With this post, we welcome new Seattle label Obscure & Terrible, founded by Josh Medina. “Obscure” fits the bill, as the focus is on the experimental artists of the Pacific Northwest; “Terrible” refers not to quality, but to grandeur, as in “the great and terrible day of the Lord.” As such, we’re not surprised that the music pivots from tender and thoughtful to tense and turgid.
Take for example the opening piece of Medina’s own Four Compositions, shared equally with bassist Paurl Walsh. A lovely ambient gives way to a steady drone only two minutes in. The sound keeps expanding until it fills the room. By the end, it’s noise, teletype and fire extinguisher. This particular piece was created for film, the others (in order) for media, stage and installation. The duo nearly caused a house fire once while performing music for a butterfly funeral, which pretty much captures the dichotomy.
This first track bleeds directly into the next, which is slightly calmer in volume but not in agitation. For a few seconds it threatens to turn into a club track, then relents, ending instead in an electronic slicing. Now it’s time to dance, as the synthesizer calls the way forth. (For Stage) is dense and immersive, and with few signposts, one can imagine the principles moving however they prefer. After the piece descends to a soft landing, it gives way to the nearly 20-minute finale, whose tea kettle breakdown is a launching pad for a pulsing excursion, visited by static and glitch.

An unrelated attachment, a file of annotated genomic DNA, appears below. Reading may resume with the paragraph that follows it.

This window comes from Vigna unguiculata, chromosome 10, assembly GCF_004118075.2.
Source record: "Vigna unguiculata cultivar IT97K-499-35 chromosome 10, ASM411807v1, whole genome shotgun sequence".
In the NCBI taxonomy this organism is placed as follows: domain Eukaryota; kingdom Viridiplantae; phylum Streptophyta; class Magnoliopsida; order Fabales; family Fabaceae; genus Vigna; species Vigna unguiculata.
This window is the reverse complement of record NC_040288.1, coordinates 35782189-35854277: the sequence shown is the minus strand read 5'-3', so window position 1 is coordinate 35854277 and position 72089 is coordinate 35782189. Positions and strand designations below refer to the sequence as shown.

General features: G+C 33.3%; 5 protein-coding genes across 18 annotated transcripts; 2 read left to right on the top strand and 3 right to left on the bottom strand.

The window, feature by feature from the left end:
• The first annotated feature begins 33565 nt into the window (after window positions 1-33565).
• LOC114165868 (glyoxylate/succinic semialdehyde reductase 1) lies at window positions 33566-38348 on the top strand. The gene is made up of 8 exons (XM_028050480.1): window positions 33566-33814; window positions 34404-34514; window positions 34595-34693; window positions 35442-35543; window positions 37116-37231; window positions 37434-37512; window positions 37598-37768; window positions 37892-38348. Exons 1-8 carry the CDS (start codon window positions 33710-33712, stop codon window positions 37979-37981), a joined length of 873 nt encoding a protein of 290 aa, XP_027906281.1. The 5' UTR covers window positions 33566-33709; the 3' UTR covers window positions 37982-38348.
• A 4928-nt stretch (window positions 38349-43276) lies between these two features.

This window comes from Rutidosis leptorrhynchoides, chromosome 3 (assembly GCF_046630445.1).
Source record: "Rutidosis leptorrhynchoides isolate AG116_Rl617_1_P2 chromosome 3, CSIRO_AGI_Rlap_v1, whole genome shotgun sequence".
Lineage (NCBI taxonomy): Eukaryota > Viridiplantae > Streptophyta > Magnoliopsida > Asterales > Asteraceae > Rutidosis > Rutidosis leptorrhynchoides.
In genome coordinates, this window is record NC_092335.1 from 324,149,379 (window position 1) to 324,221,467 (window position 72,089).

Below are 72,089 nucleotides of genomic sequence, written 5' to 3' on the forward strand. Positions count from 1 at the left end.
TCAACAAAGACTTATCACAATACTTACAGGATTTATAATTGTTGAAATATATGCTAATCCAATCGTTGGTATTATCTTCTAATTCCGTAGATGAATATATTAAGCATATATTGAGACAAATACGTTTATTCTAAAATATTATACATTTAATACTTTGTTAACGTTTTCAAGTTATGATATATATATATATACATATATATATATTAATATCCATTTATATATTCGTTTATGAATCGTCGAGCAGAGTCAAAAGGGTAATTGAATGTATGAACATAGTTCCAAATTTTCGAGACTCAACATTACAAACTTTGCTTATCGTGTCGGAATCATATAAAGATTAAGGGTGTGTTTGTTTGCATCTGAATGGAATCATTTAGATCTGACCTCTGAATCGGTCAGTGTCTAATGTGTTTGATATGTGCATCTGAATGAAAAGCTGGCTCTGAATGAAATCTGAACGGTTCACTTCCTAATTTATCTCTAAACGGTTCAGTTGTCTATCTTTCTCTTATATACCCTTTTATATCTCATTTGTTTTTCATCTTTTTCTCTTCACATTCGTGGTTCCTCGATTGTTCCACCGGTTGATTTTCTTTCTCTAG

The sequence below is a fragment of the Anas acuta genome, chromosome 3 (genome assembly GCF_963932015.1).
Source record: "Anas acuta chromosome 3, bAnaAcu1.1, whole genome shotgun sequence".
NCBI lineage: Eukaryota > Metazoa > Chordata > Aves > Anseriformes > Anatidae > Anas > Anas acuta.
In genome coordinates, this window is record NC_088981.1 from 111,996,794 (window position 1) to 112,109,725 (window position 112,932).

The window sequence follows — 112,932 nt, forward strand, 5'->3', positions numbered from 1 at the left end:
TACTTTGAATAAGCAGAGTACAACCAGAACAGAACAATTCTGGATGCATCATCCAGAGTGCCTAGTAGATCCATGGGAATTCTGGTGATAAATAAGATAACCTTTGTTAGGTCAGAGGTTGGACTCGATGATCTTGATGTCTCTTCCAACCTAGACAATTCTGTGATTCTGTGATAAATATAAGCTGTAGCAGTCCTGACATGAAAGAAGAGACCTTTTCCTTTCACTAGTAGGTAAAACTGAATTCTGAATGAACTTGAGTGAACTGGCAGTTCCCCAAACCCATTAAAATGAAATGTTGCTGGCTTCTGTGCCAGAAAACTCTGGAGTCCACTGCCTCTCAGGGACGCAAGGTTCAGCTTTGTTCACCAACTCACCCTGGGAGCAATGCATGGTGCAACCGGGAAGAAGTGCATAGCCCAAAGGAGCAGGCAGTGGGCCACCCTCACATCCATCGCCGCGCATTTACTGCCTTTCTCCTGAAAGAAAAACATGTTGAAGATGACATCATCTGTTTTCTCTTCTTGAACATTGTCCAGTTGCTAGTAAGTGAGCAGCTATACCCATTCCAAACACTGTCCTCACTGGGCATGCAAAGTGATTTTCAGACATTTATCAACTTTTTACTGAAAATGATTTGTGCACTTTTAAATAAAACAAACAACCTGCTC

Kole Galbraith presents the second tape, PANNA II, which jumps head-first into a cauldron of noise without gauging the depth. Fans of Merzbow will be happy with this one; the claustrophobia is unrelenting. Swirl upon swirl of feedback descends on the sonic field, withdrawing to reveal field recordings and muffled voices. The ancestral theme is lodged in this fugue like the deep end of a hieroglyphic cave. The back end of Side A is more spacious, yet without illumination. Is it better to be able to hear what’s in the cave, or to be drowned in sound? “From the Dust of Earth (Wak-Wei)” is pure, deep-throated drone, louder timbres again giving way to softer. In the 13th minute (of course!) a tinnitus- like tone approaches, draping itself across a quarter of the piece. And then to dust the track returns. Two additional tracks, doubling the length of the release, are available to physical buyers only.
This is a great start for the label: a memorable name, abstract art and timbres to match. With any luck, the label will not be obscure for long, although ~ in the Old English ~ we hope they remain terrible. (Richard Allen)